ECB’s Draghi - ‘Super Mario’ once more
11 March 2016
We did not envy the European Central Bank’s president Mario Draghi with his task of last week. Not only did he have to get his disparate national committee members to agree a meaningful extension of monetary stimulus measures for the Eurozone economies to prevent deflationary tendencies obstructing further economic progress. He then had to also persuade somewhat fearful capital markets which have been on edge since Christmas over fears that central banks have run out of anti-recessionary ammunition that he is still able to pull a ‘bazooka rabbit’ out of his hat. The latter was particularly fraught with risk after his failure to deliver the right message last December.
It almost felt as if tantrum-prone markets could now bully the ECB into actions like lowering interest rates into excessively negative and banking sector damaging territory or having to buy ever more government bonds at ludicrously overpriced levels in order to deliver more QE.
In the end Mr Draghi demonstrated that central banks still have a few more quite effective measures to deploy and by no means have become so predictable that they are at the whim of markets. Yes he increased the volume and the length of the existing QE programme by more than expected, but more importantly he will deliver it in a way which will not bestow windfall profits on short term speculators in government bonds, but appears to have devised quite an effective way of persuading Eurozone banks to continue in their recent credit growth to businesses and consumers.
He furthermore avoided being drawn into a race-to-the-bottom type currency war through ever lower interest rates, which would have also undermined the very sector he is trying to nurture back to full functionality – the banks. Markets initially disliked his ‘disobedience’ to their interest rate expectations, but then the next day came to realise that his measures are most probably better suited to achieve medium term economic growth, even if that means that they may have to work a bit harder to find the real, rather than the easy return opportunities. We have dedicated a full article to the subject as well, because it is for the time being most probably a far more important influencer of economic growth and capital returns than the current US Primary mudslinging or UK Brexit patriotism versus pragmatism debates.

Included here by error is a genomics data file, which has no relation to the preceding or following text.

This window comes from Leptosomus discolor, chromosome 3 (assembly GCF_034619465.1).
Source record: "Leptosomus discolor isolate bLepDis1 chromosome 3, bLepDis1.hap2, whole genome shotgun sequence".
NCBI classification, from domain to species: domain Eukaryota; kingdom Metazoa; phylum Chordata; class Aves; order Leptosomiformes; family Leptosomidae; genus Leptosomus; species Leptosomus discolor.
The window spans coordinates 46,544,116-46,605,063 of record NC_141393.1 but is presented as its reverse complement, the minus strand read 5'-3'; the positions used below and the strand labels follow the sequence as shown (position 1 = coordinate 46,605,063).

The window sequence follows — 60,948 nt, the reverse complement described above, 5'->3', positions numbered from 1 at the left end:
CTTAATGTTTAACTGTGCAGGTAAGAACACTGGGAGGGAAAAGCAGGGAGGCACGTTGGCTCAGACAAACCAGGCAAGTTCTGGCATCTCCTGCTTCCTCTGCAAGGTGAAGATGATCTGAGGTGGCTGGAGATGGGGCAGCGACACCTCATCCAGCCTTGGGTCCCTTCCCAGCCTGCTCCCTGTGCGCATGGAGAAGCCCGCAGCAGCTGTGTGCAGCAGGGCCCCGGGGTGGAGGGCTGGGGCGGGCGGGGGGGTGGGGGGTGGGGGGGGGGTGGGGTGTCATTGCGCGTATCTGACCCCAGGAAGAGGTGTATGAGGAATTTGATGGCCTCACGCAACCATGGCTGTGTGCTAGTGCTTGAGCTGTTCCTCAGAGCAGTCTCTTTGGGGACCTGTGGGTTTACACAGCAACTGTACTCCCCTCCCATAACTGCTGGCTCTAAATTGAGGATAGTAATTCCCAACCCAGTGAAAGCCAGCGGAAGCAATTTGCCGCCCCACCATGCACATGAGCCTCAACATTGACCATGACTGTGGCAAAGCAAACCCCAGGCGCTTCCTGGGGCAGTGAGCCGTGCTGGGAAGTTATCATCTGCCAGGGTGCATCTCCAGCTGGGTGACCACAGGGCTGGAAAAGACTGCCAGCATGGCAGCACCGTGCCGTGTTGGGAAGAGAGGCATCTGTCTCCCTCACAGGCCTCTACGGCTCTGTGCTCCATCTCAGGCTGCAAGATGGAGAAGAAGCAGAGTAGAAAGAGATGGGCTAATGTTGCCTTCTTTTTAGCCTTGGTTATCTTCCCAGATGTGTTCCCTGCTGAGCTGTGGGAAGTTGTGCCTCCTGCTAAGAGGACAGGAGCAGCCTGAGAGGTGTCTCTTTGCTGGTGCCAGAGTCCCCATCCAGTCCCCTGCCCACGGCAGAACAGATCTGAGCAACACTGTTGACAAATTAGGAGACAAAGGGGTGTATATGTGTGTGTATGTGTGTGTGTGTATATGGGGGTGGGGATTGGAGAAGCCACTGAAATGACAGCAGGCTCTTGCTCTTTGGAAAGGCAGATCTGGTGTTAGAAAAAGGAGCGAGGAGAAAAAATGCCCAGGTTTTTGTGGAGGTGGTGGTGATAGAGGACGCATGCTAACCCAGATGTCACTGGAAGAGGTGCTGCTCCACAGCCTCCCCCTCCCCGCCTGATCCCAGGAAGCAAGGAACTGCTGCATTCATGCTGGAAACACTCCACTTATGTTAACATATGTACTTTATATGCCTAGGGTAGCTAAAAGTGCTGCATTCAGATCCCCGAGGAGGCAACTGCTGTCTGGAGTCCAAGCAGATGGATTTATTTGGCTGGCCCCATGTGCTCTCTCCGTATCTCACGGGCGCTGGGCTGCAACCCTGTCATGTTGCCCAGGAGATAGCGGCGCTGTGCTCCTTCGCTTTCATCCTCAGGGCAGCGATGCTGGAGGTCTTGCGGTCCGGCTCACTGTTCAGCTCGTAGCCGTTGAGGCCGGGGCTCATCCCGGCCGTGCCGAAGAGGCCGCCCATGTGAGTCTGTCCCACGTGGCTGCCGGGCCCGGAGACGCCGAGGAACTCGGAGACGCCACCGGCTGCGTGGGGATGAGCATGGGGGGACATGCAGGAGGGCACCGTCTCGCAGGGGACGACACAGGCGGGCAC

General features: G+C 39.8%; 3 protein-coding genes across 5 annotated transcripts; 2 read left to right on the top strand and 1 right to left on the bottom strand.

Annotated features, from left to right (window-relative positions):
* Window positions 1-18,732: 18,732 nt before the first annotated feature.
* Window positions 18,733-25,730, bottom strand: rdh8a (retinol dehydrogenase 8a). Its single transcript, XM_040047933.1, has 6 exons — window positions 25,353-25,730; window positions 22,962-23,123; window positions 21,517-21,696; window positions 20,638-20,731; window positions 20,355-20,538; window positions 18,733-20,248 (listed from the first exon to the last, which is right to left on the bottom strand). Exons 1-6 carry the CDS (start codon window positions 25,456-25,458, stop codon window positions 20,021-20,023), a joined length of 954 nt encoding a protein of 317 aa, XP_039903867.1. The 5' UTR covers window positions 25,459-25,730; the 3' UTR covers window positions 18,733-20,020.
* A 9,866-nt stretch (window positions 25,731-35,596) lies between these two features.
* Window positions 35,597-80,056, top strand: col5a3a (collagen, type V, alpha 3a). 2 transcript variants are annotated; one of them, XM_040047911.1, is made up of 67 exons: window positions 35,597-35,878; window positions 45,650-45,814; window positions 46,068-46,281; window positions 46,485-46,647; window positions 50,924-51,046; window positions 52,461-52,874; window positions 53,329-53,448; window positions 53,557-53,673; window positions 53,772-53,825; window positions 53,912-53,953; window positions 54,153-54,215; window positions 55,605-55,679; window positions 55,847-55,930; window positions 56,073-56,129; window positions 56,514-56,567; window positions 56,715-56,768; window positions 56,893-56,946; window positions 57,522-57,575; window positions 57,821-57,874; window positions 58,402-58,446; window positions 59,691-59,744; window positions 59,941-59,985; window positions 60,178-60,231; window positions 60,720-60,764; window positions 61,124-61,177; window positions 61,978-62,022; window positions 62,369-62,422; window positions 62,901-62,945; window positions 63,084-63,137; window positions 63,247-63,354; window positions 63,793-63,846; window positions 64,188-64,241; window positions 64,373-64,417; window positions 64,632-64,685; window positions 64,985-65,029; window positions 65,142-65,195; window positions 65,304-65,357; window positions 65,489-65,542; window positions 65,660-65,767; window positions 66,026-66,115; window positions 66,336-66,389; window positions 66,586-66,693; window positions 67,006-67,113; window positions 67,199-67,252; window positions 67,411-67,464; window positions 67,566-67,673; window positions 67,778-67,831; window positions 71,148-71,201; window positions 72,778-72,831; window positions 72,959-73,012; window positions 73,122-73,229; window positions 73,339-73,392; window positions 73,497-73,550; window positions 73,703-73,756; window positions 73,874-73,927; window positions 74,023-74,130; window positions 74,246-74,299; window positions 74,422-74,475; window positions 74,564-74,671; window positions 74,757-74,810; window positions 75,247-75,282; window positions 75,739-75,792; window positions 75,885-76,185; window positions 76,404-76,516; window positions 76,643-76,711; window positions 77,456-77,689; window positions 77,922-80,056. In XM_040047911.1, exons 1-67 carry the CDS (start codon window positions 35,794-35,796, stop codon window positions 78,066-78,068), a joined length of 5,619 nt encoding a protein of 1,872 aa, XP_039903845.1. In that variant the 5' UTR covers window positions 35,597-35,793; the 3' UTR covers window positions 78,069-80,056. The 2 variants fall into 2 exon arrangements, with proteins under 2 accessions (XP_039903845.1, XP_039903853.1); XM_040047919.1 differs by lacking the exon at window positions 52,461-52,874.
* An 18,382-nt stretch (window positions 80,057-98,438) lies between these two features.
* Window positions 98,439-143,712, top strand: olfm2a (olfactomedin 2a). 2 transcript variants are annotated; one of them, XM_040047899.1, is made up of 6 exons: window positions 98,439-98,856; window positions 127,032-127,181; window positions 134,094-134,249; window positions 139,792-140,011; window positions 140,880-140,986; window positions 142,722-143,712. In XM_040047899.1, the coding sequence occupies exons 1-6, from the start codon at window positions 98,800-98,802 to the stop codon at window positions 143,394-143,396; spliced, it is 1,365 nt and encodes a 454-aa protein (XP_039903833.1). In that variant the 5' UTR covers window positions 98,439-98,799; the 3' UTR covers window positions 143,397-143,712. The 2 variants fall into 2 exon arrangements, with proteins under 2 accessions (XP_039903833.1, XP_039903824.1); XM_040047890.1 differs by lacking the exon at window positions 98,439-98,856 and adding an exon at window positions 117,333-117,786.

The ‘not-so-bad’ trend of the past 2 weeks continued strongly in the industrialised world of the old G7, with industrial production reports and manufacturing orders for the past 2 months being reported as far better than negative market action had many led to believe. Oil and commodity prices also strengthened further, either indicating that Saudi Arabia has been cutting production as a form of ‘war dividend’ to Russia for its decisive military engagement against Daesh/ISIS or that commodities have indeed found a bottom. Beaten up developing world stock markets have also staged a formidable turnaround, which some already see as the turning-point after years of disappointing returns.
All in all a turn for the better that seemed inconceivable just a few weeks ago, but we always said was our central case for 2016. We are slowly beginning to see the stabilisation and growth evidence points come through and if this positive flow continues for another couple of weeks, then the time may well come where once again the low return perspective of bonds for the medium term becomes a short term sell-off risk for this asset class. Watch this space.